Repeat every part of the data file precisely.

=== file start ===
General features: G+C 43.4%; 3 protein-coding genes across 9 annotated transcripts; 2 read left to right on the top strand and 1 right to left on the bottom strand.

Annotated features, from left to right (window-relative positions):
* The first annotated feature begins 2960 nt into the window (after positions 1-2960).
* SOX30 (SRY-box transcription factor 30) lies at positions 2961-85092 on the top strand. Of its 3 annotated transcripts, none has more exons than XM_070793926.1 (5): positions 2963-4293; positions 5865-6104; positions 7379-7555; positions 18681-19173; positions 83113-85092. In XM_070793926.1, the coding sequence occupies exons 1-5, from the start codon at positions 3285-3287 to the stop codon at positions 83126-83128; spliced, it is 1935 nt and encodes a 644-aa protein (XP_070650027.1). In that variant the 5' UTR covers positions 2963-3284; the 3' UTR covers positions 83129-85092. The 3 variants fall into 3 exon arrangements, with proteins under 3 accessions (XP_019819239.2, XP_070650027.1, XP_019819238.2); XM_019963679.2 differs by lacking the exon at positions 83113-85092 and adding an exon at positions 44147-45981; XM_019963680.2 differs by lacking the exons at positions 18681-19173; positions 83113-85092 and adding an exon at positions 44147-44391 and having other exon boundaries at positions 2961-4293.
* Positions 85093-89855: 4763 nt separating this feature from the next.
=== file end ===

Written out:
General features: G+C 43.4%; 3 protein-coding genes across 9 annotated transcripts; 2 read left to right on the top strand and 1 right to left on the bottom strand.

Annotated features, from left to right (window-relative positions):
* The first annotated feature begins 2960 nt into the window (after positions 1-2960).
* SOX30 (SRY-box transcription factor 30) lies at positions 2961-85092 on the top strand. Of its 3 annotated transcripts, none has more exons than XM_070793926.1 (5): positions 2963-4293; positions 5865-6104; positions 7379-7555; positions 18681-19173; positions 83113-85092. In XM_070793926.1, the coding sequence occupies exons 1-5, from the start codon at positions 3285-3287 to the stop codon at positions 83126-83128; spliced, it is 1935 nt and encodes a 644-aa protein (XP_070650027.1). In that variant the 5' UTR covers positions 2963-3284; the 3' UTR covers positions 83129-85092. The 3 variants fall into 3 exon arrangements, with proteins under 3 accessions (XP_019819239.2, XP_070650027.1, XP_019819238.2); XM_019963679.2 differs by lacking the exon at positions 83113-85092 and adding an exon at positions 44147-45981; XM_019963680.2 differs by lacking the exons at positions 18681-19173; positions 83113-85092 and adding an exon at positions 44147-44391 and having other exon boundaries at positions 2961-4293.
* Positions 85093-89855: 4763 nt separating this feature from the next.